No one wants to think of their child being bullied at school or while attending special programs, sports, church, or other activities. The truth is, it’s probably more common that you think. According to a 2017 report by the National Center for Education Statistics and Bureau of Justice, nationwide, about 20% of students ages 12-18 experienced bullying.
Over the course of your child’s life, there will be a myriad of different reasons to ask if something’s wrong. It’s that parental “sixth sense” which, when underscored by troublesome behavior such as acting out, exhibiting fear, or excessive attachment, cause you to say, “What’s the matter?”
Your child’s typical deadpan response, “Nothing,” does little to quell your concern. So what can you do? Since The American Academy of Child and Adolescent Psychiatry estimates that half of all children are bullied at some point during their school years, it’s possible that your child is the victim of bullying.
How to Get Kids to Talk About Being Bullied
Why Don’t Children Talk About Being Bullied?
Bullying seems like an obvious incident to report; it’s abusive and it’s against the rules. But children don’t always have a broader perspective. Kids who are bullied each and every day can feel along and helpless. They can be too scared to report the bullying, for fear that even their most trusting adults won’t believe them. Children also worry that if the bullies find out that they tattled, the bullying may get even worse.
Encourage Bullied Kids to Help Others
Children tend to respond when they’re put into a leadership position to help someone smaller or younger, according to Stop Bullying Now. If your child doesn’t admit to being bullied, ask him to give his advice to your “friend,” whose child is being bullied. Ask for his help to search kids’ websites about bullying. This will both inform and empower your child.
Websites About Bullying
While researching websites about bullying, read about how bullies intimidate and harass their prey. The website, StopBullying.gov talks about the tactics that bullies use to keep their victims quiet, which include telling them the bullying will get worse if they tell.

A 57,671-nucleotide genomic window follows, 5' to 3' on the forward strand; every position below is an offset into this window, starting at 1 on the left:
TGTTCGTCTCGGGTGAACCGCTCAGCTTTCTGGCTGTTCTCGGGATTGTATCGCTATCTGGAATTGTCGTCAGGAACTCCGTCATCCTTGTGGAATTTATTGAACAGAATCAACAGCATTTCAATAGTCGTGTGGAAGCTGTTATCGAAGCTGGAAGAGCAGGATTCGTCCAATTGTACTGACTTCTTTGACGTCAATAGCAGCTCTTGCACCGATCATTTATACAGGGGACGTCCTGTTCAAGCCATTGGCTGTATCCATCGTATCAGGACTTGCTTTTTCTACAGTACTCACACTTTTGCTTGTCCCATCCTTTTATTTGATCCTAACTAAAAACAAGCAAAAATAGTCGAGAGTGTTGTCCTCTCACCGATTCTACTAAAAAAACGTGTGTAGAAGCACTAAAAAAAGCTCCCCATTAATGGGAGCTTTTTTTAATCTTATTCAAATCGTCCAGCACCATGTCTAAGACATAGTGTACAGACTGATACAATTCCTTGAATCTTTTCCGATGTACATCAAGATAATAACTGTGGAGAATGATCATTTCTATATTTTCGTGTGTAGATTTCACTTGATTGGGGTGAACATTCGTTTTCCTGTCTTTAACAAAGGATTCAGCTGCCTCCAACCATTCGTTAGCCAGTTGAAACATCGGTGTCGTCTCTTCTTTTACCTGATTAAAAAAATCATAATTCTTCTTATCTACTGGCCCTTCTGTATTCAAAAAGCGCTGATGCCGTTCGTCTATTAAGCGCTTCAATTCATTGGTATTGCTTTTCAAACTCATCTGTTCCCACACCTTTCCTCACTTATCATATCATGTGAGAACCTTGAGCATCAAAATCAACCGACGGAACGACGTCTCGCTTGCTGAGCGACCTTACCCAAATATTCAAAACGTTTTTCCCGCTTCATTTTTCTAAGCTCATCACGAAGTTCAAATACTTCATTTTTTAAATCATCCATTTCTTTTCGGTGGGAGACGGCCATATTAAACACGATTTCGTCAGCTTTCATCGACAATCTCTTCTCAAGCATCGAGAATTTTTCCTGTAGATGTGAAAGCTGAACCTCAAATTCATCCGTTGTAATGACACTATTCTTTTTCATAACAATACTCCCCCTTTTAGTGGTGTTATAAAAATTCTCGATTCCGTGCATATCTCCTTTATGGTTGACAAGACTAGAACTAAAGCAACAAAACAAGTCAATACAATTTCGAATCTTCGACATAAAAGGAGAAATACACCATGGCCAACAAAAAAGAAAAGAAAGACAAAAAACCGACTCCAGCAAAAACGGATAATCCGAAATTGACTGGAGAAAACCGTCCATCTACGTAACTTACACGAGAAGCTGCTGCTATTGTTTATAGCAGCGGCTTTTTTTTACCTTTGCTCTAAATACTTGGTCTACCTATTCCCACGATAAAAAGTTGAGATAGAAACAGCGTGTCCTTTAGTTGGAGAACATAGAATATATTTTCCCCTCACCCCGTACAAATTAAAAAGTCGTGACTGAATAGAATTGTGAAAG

The website encourages both witnesses to harassment and victims to speak out and advises them to tell any adult they feel comfortable with, including parents, a teacher, school counselor, school nurse, or coach. “Even if it’s a little scary for you to tell an adult about bullying that you see, it’s the right thing to do. It’s not tattling – you’re helping someone out.” They advise kids to keep telling adults until someone responds.
The website Kids Health also encourages kids to tell their teachers about being bullied. Teachers are a good resource, since they are likely to report the behavior back to the bully’s parents. Other helpful sections of Kids Health include what to say to a bully to get him to stop and what motivates a bully.
Draw From Your Own Childhood Experience
Reconstruct your own experiences, either being bullied or witnessing bullying. Where did the bullying take place and who was targeted? With an assumption that some of the patterns could be repeated, talk to your child about your “friend’s” bullied child. Ask your child if he’s seen any other kids bully or be bullied, and if so, where? Did any students help? Inquire if anyone told a teacher and how did the teacher respond?
Be a Judgment-Free Zone
As the parent, you are there to help encourage your kids to work through problems in life. Offer a listening ear. Offer advice. Offer a hug or a shoulder to cry on. Be flexible with meeting your child where they are at and don’t get overly emotional yourself or try to fight their battles for them right off the bat. Find ways that your child could make changes and step in if needed, of course.
You can help your child open up about being bullied by asking for his help, researching kids’ websites about bullying on behalf of your “friend,” and filling your child’s teacher, coach, or activity leader in on your strategy. By unveiling the secrets behind the bully’s motivation and tactics, your child will less intimidated and more likely to come forward with his own experience.